By Neil Cameron, General Manager, Johnson Controls Building Efficiency
Today, building owners and facility managers are using Building Management Systems (BMS) in ways that could only be dreamed of in the past, and the demand for the technology is poised for growth. In fact, the global commercial BMS market is predicted to double between 2013 and 2021, according to a November 2013 report by Navigant Research, highlighting the anticipated increase of adoption of BMS technology.
It’s not surprising that the BMS has become an essential tool for many facility managers. An advanced BMS serves as the command and control centre for the facility. Information pours in from all parts of the building: settings, current readings, and alarms from occupied spaces and from inside complex equipment. An open BMS not only controls Heating Ventilation Air-Conditioning (HVAC) equipment from a variety of manufacturers, but also connects to the lighting, security, fire, and other systems, putting even more power at the fingertips of building managers.
In South Africa, there is an increase in interest in integrated, feature rich BMS, largely due to the ever-increasing cost of electricity. Enhanced functionality with in BMS can assist companies to monitor and manage their energy consumption more effectively. Importantly, it can reduce their energy consumption. This is particularly relevant when considering that buildings use about 40% of global energy.
Today’s BMS is delivering in ways that seemed out of reach even a few short years ago. For example, in 2012, “The Future of BMS” survey from the Building Efficiency Panel, a group of more than 3,000 building owners, operators, contractors, and equipment specifiers, less than 25 percent were using such basic BMS features as energy demand limiting, which cuts back on non-essential loads to reduce building demand. Advanced features were used even less often. The issue wasn’t with BMS technology — in the same survey, 71 percent of respondents said that their BMS was keeping up with technological developments. Rather, the challenge was in taking advantage of the capabilities of the BMS. The primary users of BMS simply don’t have the time, staff, budget, and resources to become experts in the technology; their resources are focused on actually managing their facilities.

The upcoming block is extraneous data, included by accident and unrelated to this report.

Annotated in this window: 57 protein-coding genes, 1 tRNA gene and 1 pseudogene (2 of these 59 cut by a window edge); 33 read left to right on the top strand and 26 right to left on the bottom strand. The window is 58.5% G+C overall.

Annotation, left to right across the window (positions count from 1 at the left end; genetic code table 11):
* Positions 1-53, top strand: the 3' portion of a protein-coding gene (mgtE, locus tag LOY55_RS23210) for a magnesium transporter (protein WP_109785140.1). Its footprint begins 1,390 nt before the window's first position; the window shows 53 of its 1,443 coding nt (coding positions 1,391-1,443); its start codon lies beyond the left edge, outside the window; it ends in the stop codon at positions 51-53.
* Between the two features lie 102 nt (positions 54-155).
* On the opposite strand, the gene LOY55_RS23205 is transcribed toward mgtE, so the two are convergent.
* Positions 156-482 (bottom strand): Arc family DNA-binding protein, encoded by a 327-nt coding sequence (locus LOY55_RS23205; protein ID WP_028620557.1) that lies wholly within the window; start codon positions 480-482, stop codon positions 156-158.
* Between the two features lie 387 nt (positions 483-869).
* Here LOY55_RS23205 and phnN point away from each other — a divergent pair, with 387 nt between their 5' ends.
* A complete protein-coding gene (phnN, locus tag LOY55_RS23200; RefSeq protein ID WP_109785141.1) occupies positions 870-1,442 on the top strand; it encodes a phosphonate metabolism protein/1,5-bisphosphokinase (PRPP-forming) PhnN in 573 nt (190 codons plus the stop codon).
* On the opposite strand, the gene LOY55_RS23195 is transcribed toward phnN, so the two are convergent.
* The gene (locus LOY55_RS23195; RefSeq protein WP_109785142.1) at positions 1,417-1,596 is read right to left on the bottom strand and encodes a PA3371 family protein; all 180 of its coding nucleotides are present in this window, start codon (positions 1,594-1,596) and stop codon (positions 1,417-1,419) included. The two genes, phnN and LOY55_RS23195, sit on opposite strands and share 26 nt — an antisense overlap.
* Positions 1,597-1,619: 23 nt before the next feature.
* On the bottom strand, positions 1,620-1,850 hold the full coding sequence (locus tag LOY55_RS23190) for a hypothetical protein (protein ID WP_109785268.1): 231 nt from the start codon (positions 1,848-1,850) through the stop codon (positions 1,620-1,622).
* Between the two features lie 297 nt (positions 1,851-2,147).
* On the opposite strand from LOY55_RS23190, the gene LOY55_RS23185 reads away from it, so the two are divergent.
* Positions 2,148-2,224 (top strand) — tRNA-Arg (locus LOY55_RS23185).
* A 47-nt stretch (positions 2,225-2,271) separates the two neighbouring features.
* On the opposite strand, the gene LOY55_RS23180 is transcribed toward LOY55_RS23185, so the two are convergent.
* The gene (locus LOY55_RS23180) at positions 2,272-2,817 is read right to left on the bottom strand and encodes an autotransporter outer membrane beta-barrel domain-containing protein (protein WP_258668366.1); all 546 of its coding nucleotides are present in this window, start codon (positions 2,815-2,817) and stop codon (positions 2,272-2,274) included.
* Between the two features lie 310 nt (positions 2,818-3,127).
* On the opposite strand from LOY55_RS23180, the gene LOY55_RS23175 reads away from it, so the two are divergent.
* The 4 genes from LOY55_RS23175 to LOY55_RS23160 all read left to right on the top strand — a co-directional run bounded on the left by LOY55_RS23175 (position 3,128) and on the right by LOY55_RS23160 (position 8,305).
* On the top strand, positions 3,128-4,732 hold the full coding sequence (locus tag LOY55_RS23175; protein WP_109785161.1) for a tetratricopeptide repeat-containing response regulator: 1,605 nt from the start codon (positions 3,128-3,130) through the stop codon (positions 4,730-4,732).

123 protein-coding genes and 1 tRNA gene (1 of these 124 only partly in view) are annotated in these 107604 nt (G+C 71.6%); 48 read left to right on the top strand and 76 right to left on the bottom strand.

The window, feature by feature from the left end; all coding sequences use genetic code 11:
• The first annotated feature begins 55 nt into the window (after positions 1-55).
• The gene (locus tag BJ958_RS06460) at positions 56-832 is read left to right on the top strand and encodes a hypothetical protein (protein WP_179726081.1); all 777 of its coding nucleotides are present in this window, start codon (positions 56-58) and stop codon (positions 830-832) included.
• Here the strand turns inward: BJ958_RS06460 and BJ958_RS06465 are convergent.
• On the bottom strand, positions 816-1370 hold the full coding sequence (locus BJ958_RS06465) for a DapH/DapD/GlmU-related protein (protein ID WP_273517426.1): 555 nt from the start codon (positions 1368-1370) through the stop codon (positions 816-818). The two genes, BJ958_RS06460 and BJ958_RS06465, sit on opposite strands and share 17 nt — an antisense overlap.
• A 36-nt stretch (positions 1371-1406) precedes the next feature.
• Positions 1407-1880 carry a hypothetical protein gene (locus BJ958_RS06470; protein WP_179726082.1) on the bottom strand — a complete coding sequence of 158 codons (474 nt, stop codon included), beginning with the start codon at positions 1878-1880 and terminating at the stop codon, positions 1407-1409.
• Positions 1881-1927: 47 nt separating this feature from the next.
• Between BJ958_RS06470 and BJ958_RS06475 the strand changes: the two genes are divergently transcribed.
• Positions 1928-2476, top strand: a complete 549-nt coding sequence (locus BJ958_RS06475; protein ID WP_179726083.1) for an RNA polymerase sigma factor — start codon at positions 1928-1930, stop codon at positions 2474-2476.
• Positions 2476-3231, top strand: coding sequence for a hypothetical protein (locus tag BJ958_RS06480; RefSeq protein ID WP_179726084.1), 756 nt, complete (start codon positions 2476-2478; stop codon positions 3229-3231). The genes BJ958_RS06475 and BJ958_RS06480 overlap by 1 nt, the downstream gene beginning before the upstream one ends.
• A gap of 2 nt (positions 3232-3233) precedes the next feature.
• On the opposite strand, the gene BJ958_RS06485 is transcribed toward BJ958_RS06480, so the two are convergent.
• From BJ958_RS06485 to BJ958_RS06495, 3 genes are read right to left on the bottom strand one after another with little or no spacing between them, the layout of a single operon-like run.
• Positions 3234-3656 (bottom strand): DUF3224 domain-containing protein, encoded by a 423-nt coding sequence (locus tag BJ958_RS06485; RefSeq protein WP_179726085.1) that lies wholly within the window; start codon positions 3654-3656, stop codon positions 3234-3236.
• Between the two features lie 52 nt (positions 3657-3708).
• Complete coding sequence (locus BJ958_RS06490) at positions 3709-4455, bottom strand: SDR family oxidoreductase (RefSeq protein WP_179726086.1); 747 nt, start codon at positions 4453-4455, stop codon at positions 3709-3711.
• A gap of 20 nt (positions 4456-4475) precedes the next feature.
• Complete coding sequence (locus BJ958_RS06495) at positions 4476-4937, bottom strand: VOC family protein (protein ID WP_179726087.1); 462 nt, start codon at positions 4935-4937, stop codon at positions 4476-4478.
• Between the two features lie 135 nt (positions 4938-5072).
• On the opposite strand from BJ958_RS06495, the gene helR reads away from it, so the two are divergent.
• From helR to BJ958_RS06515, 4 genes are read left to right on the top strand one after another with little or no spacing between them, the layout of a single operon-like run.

Johnson Controls has made significant technology advances and the current generation of BMS is focused on leveraging new and existing technologies to deliver a system that works the way facility owners and operators work. The BMS is now more accessible and harnesses the power of advanced analytics and data collection with a focus on more sophisticated and user-friendly interfaces and data visualisation.
We are seeing the trend of integration into more third-party systems and devices. In addition, data collection and analysis is enabling companies to make predictions and base decisions on this information, delivering additional value. We are also seeing an increase in plug and play devices, further improving interconnectivity. This all forms part of the Machine 2 Machine (M2M) and Internet of Things (IoT) movement where data is extracted and communicated via the Internet.
It is these advancements in BMS that have unleashed the insights into building performance that enable even further reductions in energy use and operational costs, while still delivering a comfortable and safe environment.